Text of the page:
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Today in Health & Wellness
HEALTH CONDITIONS

Chronic bronchitis

Overview
Symptoms
Risk Factors
Commonly Prescribed Drugs
Treatment and Management
Doctors to Consult
Overview

A pulmonary disease characterized by persistent airflow limitation or obstruction that is not fully reversible, which is caused by either chronic bronchitis and emphysema or both.

Chronic bronchitis: inflammation of the bronchial tubes. It causes a chronic cough that is present for 3 months that often produces mucus in which other causes of chronic cough have been eliminated.

Emphysema: damaged to the air sacs of the lungs resulting in the lack of oxygen in the body.

Symptoms
  • A persistent cough usually worse in the morning
  • Increased mucus production or a productive cough
  • Shortness of breath or dyspnea
  • Wheezing
  • Fatigue
  • Occasionally intermittent fever
Risk Factors
  • Tobacco smoke
  • Exposure to secondhand smoke especially in childhood
  • Genetic factors: a1-antiproteinase deficiency
  • Indoor and outdoor air pollution
  • Occupational exposure to e.g., cadmium and silica
  • Previous/underlying lung Infections
  • > 40 yrs old
Commonly Prescribed Drugs

Bronchodilators

  • A mainstay in the management of the disease.
  • Inhaled route is preferred over oral route due to faster onset of action and less adverse effects.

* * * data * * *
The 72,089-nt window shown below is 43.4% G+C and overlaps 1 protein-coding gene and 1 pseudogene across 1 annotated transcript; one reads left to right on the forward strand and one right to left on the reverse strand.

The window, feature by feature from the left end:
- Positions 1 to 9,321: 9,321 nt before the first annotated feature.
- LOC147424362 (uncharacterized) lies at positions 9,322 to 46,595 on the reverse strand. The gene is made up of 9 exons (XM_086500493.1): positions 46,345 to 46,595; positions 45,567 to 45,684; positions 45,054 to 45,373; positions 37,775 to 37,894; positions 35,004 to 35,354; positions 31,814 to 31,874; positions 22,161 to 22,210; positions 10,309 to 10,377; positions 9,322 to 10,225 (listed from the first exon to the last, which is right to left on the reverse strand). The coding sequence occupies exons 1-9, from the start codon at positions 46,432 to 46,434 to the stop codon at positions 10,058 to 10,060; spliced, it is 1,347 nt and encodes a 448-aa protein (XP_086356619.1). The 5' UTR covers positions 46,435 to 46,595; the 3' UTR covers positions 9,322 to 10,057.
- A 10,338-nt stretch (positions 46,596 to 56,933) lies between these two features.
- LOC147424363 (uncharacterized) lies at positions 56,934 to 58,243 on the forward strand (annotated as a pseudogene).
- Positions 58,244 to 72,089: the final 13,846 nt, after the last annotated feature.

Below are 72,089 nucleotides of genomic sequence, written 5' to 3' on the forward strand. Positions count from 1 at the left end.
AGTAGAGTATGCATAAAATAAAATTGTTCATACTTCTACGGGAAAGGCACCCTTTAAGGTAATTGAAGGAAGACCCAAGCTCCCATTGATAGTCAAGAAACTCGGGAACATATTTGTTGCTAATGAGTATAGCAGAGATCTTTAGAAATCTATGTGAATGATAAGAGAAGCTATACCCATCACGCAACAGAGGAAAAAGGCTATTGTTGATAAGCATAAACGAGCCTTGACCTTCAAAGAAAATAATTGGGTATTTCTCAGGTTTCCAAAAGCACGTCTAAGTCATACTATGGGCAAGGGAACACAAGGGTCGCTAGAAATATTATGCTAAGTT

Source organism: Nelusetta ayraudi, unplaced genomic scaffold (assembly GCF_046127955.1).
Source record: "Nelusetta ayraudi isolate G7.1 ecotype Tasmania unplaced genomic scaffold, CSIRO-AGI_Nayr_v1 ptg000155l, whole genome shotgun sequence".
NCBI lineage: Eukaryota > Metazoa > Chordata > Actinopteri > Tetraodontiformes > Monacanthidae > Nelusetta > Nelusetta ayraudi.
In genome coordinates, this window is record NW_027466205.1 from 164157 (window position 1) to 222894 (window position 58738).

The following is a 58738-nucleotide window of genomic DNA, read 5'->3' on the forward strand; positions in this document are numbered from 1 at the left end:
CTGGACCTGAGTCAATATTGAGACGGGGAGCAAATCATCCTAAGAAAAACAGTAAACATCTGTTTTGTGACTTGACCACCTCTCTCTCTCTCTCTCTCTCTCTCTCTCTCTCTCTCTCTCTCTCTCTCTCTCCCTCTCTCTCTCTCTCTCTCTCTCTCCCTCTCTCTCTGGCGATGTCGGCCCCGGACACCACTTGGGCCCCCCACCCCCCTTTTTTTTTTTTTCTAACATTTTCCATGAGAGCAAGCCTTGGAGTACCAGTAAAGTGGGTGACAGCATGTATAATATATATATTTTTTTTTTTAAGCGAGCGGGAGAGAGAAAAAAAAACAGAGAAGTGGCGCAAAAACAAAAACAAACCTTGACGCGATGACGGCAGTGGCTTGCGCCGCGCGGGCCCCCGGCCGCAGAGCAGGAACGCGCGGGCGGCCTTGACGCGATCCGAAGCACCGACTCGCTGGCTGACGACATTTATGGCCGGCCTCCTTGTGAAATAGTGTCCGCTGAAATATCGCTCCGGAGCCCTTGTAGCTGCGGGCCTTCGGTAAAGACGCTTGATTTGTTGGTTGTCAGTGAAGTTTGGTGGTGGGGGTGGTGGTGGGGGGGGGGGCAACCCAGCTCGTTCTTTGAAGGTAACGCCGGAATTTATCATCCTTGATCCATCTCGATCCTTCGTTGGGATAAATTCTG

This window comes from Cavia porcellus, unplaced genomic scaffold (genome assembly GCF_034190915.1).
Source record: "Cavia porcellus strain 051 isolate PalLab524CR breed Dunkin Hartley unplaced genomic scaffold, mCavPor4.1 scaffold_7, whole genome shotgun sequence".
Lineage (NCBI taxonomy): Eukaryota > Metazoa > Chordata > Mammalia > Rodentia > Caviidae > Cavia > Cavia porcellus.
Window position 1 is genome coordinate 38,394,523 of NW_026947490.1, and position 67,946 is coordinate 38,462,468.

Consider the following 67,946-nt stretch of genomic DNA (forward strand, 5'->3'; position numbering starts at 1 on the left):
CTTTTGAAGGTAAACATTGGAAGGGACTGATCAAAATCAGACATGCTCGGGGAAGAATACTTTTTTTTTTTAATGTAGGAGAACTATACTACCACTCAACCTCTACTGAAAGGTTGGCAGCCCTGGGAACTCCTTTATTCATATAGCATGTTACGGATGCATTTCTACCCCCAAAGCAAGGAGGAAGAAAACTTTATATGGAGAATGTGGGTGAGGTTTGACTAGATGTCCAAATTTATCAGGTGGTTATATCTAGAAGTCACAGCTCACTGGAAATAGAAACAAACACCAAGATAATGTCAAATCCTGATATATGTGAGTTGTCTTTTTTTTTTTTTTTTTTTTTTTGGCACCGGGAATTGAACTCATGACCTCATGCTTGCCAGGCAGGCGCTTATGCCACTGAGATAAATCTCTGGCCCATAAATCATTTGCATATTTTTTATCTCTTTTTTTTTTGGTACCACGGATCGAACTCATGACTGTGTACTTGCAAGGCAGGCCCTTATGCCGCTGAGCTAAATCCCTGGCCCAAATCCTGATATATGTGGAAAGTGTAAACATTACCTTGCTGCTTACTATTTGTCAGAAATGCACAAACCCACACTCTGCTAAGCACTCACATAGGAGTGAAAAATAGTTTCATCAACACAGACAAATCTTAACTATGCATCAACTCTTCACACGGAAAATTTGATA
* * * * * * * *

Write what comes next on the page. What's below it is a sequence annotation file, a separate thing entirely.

• Beta 2-Adrenergic Receptor Agonists
      • Short Acting Beta 2 Agonists - Terbutaline, albuterol, salbutamol.
      • Long Acting Beta 2 Agonists - Formoterol, salmeterol.
    • Anticholinergics - Ipratropium, tiotropium

Corticosteroids

  • Reduce the incidence and severity of flare-ups.
    • Fluticasone, Beclomethasone

 

Other drugs used:

  • Theophylline
  • Phospodiesterase-4 Inhibitors

 

Treatment and Management
  • Stop smoking to improve longevity and quality of life.
  • Avoid exposure to irritants, including secondhand smoke and air pollution.
  • Wear suitable safety equipment when working in a dangerous environment.
  • Exercise regularly to improve lung function.

 

Other treatment options:

Smoking Cessation

  • Used in reducing the risk and delaying the progression of the disease for patients who are cigarette smokers.

Pulmonary Rehabilitation

  • Improved overall health function.
  • Improvement in exercise capability.
  • Reduces symptoms including lessening in the intensity of exacerbations.

Vaccination

  • Annual influenza and pneumococcal vaccination.
Home Remedies
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